1. Bake or roast over frying.
Frying food adds a ton of extra fat. Baking or roasting is a healthier choice. This One Pan Pesto Chicken with Veggies is baked in the oven, and only has 3 grams of saturated fat per serving!
2. Use less red meat
Lots of saturated fat from red meat can make heart conditions worse. Aim for chicken, turkey, fish, or plant-based protein like beans or tofu. If you still want to include red meat in your diet, making small changes can help. For example, you can make these Vegetarian Tacos, but instead of using all lentils and beans, add ground beef as well. Still healthier than all beef tacos, but you get the red meat you prefer.
3. Cut the salt
Salt can increase your blood pressure and make it harder for your heart to work. Start by not adding salt to your food, but don't stop there. Avoid super-salty foods like frozen meals, salty snacks, and canned soup. You can make your own soup with a lot less salt, like this Lentil Barley Soup. If you use canned vegetables and beans, be sure to drain and rinse them to get rid of extra salt. Get more info about salt from the American Heart Association.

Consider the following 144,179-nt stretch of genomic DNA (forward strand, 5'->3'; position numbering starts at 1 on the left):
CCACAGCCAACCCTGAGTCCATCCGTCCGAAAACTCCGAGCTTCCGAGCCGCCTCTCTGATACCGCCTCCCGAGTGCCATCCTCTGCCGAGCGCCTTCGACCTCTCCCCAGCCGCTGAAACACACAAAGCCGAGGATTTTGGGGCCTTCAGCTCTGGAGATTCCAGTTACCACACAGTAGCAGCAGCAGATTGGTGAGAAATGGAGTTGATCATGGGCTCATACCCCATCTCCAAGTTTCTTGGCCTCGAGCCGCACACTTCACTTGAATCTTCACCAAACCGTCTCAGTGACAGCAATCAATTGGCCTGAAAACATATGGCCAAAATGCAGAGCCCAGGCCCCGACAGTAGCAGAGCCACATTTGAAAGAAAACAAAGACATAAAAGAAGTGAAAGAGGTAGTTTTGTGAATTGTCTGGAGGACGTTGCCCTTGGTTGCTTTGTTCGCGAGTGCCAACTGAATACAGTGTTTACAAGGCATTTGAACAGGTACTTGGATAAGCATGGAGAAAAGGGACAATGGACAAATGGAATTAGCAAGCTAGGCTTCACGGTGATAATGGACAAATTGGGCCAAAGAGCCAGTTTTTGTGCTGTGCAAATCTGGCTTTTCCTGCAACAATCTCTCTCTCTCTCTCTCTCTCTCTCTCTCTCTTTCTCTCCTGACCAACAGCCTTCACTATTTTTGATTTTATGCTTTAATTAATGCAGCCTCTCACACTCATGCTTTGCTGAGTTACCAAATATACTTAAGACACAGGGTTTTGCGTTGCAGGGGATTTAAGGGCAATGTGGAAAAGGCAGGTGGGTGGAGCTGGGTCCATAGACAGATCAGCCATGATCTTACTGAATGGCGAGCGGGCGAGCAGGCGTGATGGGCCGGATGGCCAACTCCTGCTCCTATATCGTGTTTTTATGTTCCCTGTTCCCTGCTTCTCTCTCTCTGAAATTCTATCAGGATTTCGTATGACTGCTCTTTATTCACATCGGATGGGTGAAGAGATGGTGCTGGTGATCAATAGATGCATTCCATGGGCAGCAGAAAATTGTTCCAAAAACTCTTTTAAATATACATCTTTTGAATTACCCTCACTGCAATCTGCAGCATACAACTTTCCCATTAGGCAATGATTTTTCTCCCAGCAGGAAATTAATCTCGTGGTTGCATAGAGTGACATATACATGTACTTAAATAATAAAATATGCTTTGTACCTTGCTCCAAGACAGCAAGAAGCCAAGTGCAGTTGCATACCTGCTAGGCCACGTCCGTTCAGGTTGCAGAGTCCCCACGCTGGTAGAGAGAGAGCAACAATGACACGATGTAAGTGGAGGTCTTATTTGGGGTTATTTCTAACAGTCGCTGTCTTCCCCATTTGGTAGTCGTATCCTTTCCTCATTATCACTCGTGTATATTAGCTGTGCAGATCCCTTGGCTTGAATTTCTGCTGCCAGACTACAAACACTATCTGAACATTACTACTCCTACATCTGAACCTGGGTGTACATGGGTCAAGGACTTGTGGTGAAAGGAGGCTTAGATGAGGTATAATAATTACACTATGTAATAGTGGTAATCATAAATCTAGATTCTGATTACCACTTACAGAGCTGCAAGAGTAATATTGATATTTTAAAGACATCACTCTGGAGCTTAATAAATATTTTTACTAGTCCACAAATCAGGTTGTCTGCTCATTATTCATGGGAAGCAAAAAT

4. Add fruits & veggies
Eating more fruits and vegetables has been shown to lower LDL (bad) cholesterol, raise HDL (good) cholesterol, and lower blood pressure. The more the better, and it's easy! Roast your favorite veggies for the simplest side dish. Here's a Roasted Broccoli recipe to start.
5. Use whole grains
Whole grains add fiber to your diet. This not only protects your GI tract, but also your heart. Oatmeal is the perfect example of a "super food" for your heart. Try this Peanut Butter Banana Oatmeal as an option.